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Zimmer M.,EPHE Paris
European Journal of Anaesthesiology | Year: 2014

The direct application of volatile anaesthetic and the application of intense cold to traumatic injuries and surgical sites were important steps in 18th and 19th century anaesthesia. Local tissue temperature could be brought down by the application of ice and salt by the surgeon. Techniques used topical applications of chloroform, Dutch Oil, amyl hydrate, the vaporisation of nebulised ether, methylene and ethylene chloride applied by spray or fumigation and vaginal douche with carbonic acid gas. Mastering the projection of cold was extremely difficult. Keeping the aperture of the device used for the spraying of anaesthetic liquids clear of obstruction became a major challenge for instrument makers. To improve the precision of the jet, a different system of nozzles had to be invented. Nineteenth century medical practitioners were able to call on general anaesthesia, but some individuals and specific indications such as minor surgery called for an alternative approach. The introduction of cocaine in 1884 completely changed common practice.

Veuille M.,EPHE Paris
Comptes Rendus - Biologies | Year: 2010

Darwin's book on the Descent of Man and Selection in Relation to Sex (1871) is often viewed as the continuation of The Origin of Species published 12 years earlier (1859), both because of the implicit parallelism between natural selection and sexual selection, and because Darwin himself presents the book as developing a subject (man) which he intentionally omitted in the Origin. But the Descent can also be viewed as the continuation of his book on Variation published three years earlier (1868). Firstly because Darwin's hypothesis of pangenesis links the selection process to the origin of variation through use and disuse, an idea underlying his speculations on the origin of moral sense in humans. Second because like the action of the horticulturist on his domestic crops, sexual selection exerted by one sex on the other sex can develop fancy traits that are not easily accounted for by their utility to the selected organism itself, such as artistic taste, pride, courage, and the morphological differences between human populations. These traits are difficult to reconcile with pangenesis. They add up to other contradictions of the book possibly resulting from Darwin's erroneous inference about the mechanism of inheritance, like those on the determination of sex-ratio, or the confusion between individual adaptation and the advantage to the species. These inconsistencies inaugurate a weakening of the Darwinian message, which will last 50 years after his death. They contributed to the neglect of sexual selection for a century. Darwin however maintained a logical distinction between evolutionary mechanisms and hereditary mechanisms, and an epistemological distinction between evolutionary theory and Pangenesis hypothesis. In the modern context of Mendelian genetics, Darwin's sexual selection retrospectively appears as luminous an idea in its pure principle as natural selection, even though the mechanisms governing the evolution of sexual choice in animals remain largely unresolved. © 2009 Académie des sciences.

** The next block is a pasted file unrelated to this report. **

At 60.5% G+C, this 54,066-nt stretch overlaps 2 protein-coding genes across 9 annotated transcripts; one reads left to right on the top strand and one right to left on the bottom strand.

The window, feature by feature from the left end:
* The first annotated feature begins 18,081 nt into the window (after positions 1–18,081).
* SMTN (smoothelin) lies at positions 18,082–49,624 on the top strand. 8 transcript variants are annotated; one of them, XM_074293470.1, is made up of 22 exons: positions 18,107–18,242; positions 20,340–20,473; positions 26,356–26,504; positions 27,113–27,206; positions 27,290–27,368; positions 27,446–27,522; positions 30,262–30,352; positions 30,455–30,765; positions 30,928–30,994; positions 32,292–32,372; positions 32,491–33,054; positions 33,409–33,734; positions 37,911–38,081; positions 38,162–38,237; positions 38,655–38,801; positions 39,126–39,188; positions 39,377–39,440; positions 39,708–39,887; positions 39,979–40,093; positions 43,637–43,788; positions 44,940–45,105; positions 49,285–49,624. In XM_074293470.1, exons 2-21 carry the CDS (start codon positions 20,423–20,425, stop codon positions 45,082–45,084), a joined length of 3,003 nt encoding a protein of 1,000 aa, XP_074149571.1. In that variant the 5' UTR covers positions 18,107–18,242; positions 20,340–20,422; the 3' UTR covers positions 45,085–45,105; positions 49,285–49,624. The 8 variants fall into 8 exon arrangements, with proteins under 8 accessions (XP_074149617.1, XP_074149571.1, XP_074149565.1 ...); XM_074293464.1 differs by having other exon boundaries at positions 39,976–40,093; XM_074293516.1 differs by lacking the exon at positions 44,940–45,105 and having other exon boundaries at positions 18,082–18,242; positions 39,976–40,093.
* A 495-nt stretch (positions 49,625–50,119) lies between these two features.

Santos X.,University of Porto | Cheylan M.,EPHE Paris
Biological Conservation | Year: 2013